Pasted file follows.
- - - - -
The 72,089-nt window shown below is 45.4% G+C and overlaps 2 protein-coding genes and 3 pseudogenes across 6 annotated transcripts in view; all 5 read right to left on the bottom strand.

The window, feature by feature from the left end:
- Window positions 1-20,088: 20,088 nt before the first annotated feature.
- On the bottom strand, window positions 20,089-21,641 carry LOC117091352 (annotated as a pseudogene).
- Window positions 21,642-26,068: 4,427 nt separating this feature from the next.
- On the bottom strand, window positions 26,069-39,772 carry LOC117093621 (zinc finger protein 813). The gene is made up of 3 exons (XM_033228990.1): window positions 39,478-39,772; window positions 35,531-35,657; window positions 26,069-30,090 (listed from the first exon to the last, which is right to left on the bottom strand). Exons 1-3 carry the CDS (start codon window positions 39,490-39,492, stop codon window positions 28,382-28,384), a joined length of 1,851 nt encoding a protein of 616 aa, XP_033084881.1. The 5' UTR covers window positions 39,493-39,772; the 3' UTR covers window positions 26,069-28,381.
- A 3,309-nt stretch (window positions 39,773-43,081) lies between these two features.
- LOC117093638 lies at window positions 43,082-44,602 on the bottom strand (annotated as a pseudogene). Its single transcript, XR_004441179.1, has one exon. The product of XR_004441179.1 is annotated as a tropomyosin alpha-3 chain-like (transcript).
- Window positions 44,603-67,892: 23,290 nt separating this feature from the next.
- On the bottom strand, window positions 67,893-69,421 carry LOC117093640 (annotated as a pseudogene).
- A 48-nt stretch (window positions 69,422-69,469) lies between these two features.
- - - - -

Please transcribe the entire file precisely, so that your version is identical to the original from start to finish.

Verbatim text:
The 72,089-nt window shown below is 45.4% G+C and overlaps 2 protein-coding genes and 3 pseudogenes across 6 annotated transcripts in view; all 5 read right to left on the bottom strand.

The window, feature by feature from the left end:
- Window positions 1-20,088: 20,088 nt before the first annotated feature.
- On the bottom strand, window positions 20,089-21,641 carry LOC117091352 (annotated as a pseudogene).
- Window positions 21,642-26,068: 4,427 nt separating this feature from the next.
- On the bottom strand, window positions 26,069-39,772 carry LOC117093621 (zinc finger protein 813). The gene is made up of 3 exons (XM_033228990.1): window positions 39,478-39,772; window positions 35,531-35,657; window positions 26,069-30,090 (listed from the first exon to the last, which is right to left on the bottom strand). Exons 1-3 carry the CDS (start codon window positions 39,490-39,492, stop codon window positions 28,382-28,384), a joined length of 1,851 nt encoding a protein of 616 aa, XP_033084881.1. The 5' UTR covers window positions 39,493-39,772; the 3' UTR covers window positions 26,069-28,381.
- A 3,309-nt stretch (window positions 39,773-43,081) lies between these two features.
- LOC117093638 lies at window positions 43,082-44,602 on the bottom strand (annotated as a pseudogene). Its single transcript, XR_004441179.1, has one exon. The product of XR_004441179.1 is annotated as a tropomyosin alpha-3 chain-like (transcript).
- Window positions 44,603-67,892: 23,290 nt separating this feature from the next.
- On the bottom strand, window positions 67,893-69,421 carry LOC117093640 (annotated as a pseudogene).
- A 48-nt stretch (window positions 69,422-69,469) lies between these two features.